TUESDAY 8th November Breakfast, like every meal here, was good and hot. By 7:30 we were ready to get in our vehicle and head out to practice setting camp and other survival skills. We squashed ourselves into a Spryte, a tracked vehicle, and were off. As JR drove he explained how the Spryte worked, with its two levers controlling brakes on the left and right treads which turn the vehicle, and the radio and the rules of the Ice. At the "transition", where the land meets the sea-ice, he checked in with base. Though it was a beautiful, clear day, just the week before, we'd been told, someone traveling out on this same road, had become lost in a storm, on just a snow-mobile, and had been found, luckily, after a Search and Rescue Mission saw a penguin off in the distance. With no better clues in the low visibility, and knowing that penguins are a curious breed, they had gone back in the direction the penguin had been, and found the lost person. The tale was repeated in just about every briefing we had as a reminder to do things properly and take no chances.

Out on the ice, we taped shots of the Spryte in transit, and of Erebus, but the main purpose of the trip was to learn about the tents. Under JR's instruction, we soon had a Scott tent erected. It is a large, heavy tent, that he said was the warmest for these climes that he had ever experienced. Next was a mountaineers tent, lighter, a little harder to put up with its expandable poles, but also warm once up. Then we were shown how to carve snow blocks out with a snow saw, and pile them up to form a protective wall against the wind. This was hard work in the bulky clothes, and we were soon sweaty and quite warm. We were working near one of the Huts set out on the Ice for instruction purposes, and we went inside for some fruit cake and chocolate and hot drinks, very welcome after the morning's work.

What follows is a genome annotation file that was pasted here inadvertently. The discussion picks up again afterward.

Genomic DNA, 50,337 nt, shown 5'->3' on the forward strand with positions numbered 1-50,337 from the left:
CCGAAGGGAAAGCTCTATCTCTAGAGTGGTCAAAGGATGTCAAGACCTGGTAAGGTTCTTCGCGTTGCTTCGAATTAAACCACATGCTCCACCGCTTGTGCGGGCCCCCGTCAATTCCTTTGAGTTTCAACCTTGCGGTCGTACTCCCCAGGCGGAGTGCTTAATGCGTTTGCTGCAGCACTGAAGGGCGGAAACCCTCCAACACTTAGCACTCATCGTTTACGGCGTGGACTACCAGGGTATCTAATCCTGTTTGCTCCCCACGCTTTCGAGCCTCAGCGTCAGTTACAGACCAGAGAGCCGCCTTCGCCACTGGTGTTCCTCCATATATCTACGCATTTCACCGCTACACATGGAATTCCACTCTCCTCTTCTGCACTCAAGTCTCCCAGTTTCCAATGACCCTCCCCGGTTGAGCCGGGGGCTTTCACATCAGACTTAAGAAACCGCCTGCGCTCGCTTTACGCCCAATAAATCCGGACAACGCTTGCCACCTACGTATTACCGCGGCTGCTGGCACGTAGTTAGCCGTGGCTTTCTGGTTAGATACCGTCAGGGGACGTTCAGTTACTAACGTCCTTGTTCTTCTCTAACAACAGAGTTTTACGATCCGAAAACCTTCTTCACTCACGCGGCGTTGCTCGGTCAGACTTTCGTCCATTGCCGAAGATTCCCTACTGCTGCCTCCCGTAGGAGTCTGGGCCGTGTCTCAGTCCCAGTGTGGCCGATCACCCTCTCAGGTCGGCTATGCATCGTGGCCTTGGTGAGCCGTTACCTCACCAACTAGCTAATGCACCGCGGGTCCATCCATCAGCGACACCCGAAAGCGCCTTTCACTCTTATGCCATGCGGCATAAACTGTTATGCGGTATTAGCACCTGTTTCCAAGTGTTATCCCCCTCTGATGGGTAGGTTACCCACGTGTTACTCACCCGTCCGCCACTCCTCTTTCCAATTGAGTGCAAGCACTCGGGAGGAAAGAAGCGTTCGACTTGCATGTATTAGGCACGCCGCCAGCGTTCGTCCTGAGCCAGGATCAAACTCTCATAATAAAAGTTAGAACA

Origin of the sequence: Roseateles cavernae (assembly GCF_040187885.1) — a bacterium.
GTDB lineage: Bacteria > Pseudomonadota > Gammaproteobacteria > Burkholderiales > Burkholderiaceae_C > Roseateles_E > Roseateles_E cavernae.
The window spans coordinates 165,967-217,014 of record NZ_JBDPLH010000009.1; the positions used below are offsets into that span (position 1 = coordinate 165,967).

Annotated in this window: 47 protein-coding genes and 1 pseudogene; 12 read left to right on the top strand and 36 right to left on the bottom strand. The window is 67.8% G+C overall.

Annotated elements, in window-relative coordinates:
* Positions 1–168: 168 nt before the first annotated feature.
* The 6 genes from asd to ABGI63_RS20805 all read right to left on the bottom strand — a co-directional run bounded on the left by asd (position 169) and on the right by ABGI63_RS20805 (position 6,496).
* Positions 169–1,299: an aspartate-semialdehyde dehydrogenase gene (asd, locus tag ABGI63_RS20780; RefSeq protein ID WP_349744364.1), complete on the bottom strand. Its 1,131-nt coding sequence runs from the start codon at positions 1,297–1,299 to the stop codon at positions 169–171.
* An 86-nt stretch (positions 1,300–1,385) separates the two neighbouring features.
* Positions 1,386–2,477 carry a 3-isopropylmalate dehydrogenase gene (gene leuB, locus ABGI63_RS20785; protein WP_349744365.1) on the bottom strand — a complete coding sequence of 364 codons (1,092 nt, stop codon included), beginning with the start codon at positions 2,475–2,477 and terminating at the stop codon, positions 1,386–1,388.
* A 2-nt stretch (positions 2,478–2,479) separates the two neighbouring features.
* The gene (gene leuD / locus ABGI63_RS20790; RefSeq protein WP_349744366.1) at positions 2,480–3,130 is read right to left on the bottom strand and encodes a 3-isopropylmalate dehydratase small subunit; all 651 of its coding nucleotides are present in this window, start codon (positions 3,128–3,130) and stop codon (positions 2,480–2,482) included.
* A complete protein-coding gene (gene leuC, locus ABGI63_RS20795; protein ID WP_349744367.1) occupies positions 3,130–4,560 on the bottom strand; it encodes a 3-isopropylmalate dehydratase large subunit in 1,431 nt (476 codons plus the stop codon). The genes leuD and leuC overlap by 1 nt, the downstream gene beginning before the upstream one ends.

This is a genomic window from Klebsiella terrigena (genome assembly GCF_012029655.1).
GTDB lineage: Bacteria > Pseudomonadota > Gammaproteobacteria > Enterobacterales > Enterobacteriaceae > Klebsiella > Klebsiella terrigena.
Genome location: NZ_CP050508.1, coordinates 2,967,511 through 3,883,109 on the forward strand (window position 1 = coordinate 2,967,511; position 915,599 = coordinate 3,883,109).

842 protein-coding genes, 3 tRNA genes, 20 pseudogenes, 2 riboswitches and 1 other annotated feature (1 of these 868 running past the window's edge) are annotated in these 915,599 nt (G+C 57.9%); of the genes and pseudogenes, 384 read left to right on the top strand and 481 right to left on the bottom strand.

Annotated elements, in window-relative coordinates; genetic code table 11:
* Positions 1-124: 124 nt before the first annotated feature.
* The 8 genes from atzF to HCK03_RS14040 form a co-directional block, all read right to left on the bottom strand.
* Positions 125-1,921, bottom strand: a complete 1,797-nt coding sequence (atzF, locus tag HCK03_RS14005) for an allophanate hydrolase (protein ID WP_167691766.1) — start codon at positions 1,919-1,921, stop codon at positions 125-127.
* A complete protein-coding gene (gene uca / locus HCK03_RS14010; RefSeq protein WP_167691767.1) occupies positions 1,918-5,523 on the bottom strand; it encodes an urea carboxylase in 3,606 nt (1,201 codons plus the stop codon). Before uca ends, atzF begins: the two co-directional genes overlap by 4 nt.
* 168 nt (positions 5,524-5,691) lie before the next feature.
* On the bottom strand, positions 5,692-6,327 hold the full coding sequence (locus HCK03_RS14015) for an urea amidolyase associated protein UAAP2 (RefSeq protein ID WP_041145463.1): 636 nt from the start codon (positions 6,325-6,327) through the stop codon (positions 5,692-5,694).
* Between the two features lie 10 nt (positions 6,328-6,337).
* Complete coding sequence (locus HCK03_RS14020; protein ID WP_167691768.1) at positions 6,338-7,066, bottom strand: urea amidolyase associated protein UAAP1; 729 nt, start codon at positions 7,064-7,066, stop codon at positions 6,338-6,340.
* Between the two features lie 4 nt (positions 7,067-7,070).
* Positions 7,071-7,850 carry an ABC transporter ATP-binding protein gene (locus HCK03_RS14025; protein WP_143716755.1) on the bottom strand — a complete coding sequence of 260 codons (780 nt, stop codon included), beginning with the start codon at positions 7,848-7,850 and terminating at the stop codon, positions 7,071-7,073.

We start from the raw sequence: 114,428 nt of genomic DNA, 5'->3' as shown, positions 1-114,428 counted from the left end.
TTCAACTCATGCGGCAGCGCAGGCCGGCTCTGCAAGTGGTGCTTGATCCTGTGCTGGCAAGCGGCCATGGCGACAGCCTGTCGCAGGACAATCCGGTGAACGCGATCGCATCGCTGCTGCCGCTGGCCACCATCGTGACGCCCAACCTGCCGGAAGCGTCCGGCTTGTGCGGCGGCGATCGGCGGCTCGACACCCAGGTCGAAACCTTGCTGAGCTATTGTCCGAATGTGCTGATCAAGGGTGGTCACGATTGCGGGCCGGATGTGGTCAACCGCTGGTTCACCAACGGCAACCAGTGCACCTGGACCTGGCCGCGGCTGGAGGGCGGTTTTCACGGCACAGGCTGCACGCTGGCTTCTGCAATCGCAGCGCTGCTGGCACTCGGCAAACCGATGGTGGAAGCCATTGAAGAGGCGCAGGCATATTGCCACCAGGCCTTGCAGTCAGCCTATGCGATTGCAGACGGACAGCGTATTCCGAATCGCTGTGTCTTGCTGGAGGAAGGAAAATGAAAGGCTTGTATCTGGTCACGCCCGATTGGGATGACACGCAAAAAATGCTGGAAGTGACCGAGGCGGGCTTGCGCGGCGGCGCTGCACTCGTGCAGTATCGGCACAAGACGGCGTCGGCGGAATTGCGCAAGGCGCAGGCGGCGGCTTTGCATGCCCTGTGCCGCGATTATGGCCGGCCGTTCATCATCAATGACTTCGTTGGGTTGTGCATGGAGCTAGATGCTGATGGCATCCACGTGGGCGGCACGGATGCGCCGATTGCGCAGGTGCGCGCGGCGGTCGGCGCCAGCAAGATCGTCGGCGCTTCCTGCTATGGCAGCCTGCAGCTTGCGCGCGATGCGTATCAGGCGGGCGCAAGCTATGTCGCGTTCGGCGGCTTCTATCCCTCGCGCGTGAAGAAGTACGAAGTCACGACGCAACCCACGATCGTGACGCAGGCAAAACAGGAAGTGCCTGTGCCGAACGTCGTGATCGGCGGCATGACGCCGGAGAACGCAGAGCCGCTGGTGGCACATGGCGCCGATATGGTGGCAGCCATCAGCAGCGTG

As we drove off down the flagged road -- red and green flags at regular intervals to guide the way when visibility is low -- we saw something off in the distance. At first we thought it was a seal but as we got closer we found it was a piece of aluminum sheeting. The storm which had kept us out of McMurdo for so long, had damaged several radio repeater stations up on the mountain ridges, and we wondered if the incredible force of the 100 mph winds had carried this sheet from far away. We popped it in the back of the Spryte, and headed off to the ice-runway where we ourselves had arrived just a few days before. Another C-141 was flying in, and we were anxious to tape the landing.